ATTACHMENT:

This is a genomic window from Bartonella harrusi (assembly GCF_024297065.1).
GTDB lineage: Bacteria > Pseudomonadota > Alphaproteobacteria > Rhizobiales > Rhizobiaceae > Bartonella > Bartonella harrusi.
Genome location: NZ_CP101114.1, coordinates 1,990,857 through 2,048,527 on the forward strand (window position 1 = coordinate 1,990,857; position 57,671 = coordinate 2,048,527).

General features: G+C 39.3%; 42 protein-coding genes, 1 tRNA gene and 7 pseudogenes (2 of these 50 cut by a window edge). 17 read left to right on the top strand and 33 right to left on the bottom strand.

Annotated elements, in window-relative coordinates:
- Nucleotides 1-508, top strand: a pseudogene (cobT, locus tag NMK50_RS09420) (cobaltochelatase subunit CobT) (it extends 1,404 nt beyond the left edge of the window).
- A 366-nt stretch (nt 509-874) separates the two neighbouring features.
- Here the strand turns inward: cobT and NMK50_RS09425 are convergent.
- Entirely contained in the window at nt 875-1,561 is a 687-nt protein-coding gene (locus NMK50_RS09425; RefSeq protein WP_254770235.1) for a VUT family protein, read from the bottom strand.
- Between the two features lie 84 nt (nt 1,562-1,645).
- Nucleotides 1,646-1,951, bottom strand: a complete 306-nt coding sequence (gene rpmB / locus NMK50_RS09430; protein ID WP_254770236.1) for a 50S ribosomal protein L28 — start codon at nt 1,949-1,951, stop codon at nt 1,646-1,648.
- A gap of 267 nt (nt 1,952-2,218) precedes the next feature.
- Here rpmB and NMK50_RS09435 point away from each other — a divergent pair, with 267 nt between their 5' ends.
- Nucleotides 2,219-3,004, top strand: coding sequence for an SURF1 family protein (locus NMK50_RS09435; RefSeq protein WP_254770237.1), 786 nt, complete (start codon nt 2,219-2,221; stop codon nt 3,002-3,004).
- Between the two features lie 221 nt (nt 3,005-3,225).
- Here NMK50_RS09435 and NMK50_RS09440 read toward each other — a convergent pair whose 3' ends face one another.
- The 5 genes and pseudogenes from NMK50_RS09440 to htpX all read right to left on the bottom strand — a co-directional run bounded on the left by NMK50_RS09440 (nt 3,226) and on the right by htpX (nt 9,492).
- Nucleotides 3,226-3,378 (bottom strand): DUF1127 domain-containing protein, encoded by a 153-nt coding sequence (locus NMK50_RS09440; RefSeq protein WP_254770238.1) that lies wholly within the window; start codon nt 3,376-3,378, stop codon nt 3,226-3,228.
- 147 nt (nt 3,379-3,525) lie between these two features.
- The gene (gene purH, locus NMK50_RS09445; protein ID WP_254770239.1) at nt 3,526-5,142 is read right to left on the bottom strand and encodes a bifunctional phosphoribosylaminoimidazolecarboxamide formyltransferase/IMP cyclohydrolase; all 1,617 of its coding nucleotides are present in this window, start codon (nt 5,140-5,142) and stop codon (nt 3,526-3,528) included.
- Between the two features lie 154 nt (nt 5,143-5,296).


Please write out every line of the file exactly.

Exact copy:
This is a genomic window from Bartonella harrusi (assembly GCF_024297065.1).
GTDB lineage: Bacteria > Pseudomonadota > Alphaproteobacteria > Rhizobiales > Rhizobiaceae > Bartonella > Bartonella harrusi.
Genome location: NZ_CP101114.1, coordinates 1,990,857 through 2,048,527 on the forward strand (window position 1 = coordinate 1,990,857; position 57,671 = coordinate 2,048,527).

General features: G+C 39.3%; 42 protein-coding genes, 1 tRNA gene and 7 pseudogenes (2 of these 50 cut by a window edge). 17 read left to right on the top strand and 33 right to left on the bottom strand.

Annotated elements, in window-relative coordinates:
- Nucleotides 1-508, top strand: a pseudogene (cobT, locus tag NMK50_RS09420) (cobaltochelatase subunit CobT) (it extends 1,404 nt beyond the left edge of the window).
- A 366-nt stretch (nt 509-874) separates the two neighbouring features.
- Here the strand turns inward: cobT and NMK50_RS09425 are convergent.
- Entirely contained in the window at nt 875-1,561 is a 687-nt protein-coding gene (locus NMK50_RS09425; RefSeq protein WP_254770235.1) for a VUT family protein, read from the bottom strand.
- Between the two features lie 84 nt (nt 1,562-1,645).
- Nucleotides 1,646-1,951, bottom strand: a complete 306-nt coding sequence (gene rpmB / locus NMK50_RS09430; protein ID WP_254770236.1) for a 50S ribosomal protein L28 — start codon at nt 1,949-1,951, stop codon at nt 1,646-1,648.
- A gap of 267 nt (nt 1,952-2,218) precedes the next feature.
- Here rpmB and NMK50_RS09435 point away from each other — a divergent pair, with 267 nt between their 5' ends.
- Nucleotides 2,219-3,004, top strand: coding sequence for an SURF1 family protein (locus NMK50_RS09435; RefSeq protein WP_254770237.1), 786 nt, complete (start codon nt 2,219-2,221; stop codon nt 3,002-3,004).
- Between the two features lie 221 nt (nt 3,005-3,225).
- Here NMK50_RS09435 and NMK50_RS09440 read toward each other — a convergent pair whose 3' ends face one another.
- The 5 genes and pseudogenes from NMK50_RS09440 to htpX all read right to left on the bottom strand — a co-directional run bounded on the left by NMK50_RS09440 (nt 3,226) and on the right by htpX (nt 9,492).
- Nucleotides 3,226-3,378 (bottom strand): DUF1127 domain-containing protein, encoded by a 153-nt coding sequence (locus NMK50_RS09440; RefSeq protein WP_254770238.1) that lies wholly within the window; start codon nt 3,376-3,378, stop codon nt 3,226-3,228.
- 147 nt (nt 3,379-3,525) lie between these two features.
- The gene (gene purH, locus NMK50_RS09445; protein ID WP_254770239.1) at nt 3,526-5,142 is read right to left on the bottom strand and encodes a bifunctional phosphoribosylaminoimidazolecarboxamide formyltransferase/IMP cyclohydrolase; all 1,617 of its coding nucleotides are present in this window, start codon (nt 5,140-5,142) and stop codon (nt 3,526-3,528) included.
- Between the two features lie 154 nt (nt 5,143-5,296).